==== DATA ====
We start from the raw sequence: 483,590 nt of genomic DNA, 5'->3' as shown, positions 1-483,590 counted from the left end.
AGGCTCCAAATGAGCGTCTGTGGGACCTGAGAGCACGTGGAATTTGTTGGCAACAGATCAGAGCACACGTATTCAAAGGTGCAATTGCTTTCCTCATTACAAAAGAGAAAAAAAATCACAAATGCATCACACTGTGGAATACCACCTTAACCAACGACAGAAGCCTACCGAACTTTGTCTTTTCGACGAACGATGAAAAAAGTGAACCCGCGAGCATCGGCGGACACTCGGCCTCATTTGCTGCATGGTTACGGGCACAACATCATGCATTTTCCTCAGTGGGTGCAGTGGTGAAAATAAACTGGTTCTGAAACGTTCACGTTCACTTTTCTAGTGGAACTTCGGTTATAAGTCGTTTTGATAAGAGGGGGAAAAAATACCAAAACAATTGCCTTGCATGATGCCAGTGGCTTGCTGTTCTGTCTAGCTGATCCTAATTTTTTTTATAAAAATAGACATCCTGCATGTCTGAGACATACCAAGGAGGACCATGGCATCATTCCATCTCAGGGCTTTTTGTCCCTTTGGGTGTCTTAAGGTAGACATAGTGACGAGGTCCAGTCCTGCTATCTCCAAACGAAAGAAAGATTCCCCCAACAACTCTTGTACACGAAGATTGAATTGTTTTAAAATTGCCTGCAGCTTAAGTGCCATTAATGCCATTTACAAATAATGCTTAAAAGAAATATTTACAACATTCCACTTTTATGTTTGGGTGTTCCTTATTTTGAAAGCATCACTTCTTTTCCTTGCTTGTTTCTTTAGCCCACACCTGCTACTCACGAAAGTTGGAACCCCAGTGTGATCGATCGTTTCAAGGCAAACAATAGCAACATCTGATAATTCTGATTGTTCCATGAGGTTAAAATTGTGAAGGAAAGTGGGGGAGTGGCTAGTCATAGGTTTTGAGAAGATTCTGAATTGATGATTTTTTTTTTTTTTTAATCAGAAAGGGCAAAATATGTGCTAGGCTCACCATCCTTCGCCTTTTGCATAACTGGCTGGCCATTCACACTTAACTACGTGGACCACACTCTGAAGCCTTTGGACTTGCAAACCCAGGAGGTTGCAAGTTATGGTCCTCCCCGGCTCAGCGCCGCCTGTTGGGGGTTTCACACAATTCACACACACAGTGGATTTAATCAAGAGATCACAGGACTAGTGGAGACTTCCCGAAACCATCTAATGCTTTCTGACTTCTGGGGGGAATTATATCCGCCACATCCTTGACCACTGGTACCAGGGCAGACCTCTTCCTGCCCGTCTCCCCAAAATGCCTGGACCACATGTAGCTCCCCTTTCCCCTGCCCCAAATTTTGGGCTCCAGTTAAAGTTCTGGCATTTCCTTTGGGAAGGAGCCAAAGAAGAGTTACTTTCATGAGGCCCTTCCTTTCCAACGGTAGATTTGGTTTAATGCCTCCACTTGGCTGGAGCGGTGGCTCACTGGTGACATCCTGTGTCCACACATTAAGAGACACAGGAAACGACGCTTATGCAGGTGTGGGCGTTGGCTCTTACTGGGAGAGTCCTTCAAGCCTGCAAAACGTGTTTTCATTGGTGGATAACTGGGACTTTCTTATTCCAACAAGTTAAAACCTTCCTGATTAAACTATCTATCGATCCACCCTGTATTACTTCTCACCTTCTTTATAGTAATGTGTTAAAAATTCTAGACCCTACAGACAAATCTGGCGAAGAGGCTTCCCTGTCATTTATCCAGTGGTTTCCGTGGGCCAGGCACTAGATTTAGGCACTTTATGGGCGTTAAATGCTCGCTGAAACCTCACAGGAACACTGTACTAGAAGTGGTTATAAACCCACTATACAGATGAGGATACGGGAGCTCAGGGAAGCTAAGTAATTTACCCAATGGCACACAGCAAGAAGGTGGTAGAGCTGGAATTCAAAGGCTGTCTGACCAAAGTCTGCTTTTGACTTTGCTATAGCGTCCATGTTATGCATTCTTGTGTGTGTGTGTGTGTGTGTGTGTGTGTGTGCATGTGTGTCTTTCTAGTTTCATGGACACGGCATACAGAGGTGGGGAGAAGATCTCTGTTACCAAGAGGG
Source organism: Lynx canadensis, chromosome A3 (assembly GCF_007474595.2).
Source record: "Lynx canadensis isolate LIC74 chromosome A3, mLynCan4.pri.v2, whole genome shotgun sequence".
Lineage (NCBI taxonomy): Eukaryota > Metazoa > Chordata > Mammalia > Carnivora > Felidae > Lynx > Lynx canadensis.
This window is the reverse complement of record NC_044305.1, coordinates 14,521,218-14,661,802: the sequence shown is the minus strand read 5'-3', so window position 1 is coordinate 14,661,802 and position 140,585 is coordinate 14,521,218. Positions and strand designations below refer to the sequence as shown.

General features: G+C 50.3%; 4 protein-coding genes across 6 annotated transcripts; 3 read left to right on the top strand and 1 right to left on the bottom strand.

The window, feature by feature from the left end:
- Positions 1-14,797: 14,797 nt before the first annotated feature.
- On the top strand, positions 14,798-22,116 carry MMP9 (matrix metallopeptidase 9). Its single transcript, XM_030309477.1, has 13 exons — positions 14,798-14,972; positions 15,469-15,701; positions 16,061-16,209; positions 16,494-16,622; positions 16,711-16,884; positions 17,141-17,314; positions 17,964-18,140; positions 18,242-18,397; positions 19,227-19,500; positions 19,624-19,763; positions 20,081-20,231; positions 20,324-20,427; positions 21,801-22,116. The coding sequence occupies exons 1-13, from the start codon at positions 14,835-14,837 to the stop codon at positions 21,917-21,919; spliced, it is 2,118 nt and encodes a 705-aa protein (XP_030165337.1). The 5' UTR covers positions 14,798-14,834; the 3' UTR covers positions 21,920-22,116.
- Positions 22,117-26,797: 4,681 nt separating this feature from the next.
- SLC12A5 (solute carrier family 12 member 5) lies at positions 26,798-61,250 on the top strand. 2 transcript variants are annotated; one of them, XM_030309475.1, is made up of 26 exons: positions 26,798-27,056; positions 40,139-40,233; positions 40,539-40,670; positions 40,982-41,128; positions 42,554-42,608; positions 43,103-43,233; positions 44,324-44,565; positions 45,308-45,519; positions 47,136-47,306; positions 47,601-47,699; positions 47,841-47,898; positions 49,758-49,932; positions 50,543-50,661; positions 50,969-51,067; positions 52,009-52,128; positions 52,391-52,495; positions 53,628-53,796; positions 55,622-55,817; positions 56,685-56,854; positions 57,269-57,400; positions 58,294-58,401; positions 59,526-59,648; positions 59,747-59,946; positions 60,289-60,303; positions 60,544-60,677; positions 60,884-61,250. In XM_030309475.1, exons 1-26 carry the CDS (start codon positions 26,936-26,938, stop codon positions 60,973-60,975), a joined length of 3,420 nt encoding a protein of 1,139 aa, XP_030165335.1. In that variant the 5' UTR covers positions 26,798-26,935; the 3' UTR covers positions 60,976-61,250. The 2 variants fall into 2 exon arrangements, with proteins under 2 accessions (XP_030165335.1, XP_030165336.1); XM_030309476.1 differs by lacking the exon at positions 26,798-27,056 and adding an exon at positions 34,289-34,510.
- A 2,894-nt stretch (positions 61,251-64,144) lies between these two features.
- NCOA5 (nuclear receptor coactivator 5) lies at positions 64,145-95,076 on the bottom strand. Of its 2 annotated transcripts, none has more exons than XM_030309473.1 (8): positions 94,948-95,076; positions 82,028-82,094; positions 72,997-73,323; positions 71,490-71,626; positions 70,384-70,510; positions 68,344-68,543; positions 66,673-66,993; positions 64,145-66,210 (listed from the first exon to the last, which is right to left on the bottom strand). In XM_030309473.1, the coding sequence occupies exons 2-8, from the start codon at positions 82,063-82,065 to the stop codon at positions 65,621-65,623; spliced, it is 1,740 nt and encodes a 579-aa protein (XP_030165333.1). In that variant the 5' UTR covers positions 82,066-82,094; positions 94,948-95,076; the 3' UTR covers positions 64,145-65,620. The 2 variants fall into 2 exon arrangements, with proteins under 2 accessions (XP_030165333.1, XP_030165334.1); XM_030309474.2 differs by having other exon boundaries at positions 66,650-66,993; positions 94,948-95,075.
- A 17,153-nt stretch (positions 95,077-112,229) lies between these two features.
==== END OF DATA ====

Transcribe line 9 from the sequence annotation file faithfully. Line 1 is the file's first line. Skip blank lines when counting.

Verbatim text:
- Positions 1-14,797: 14,797 nt before the first annotated feature.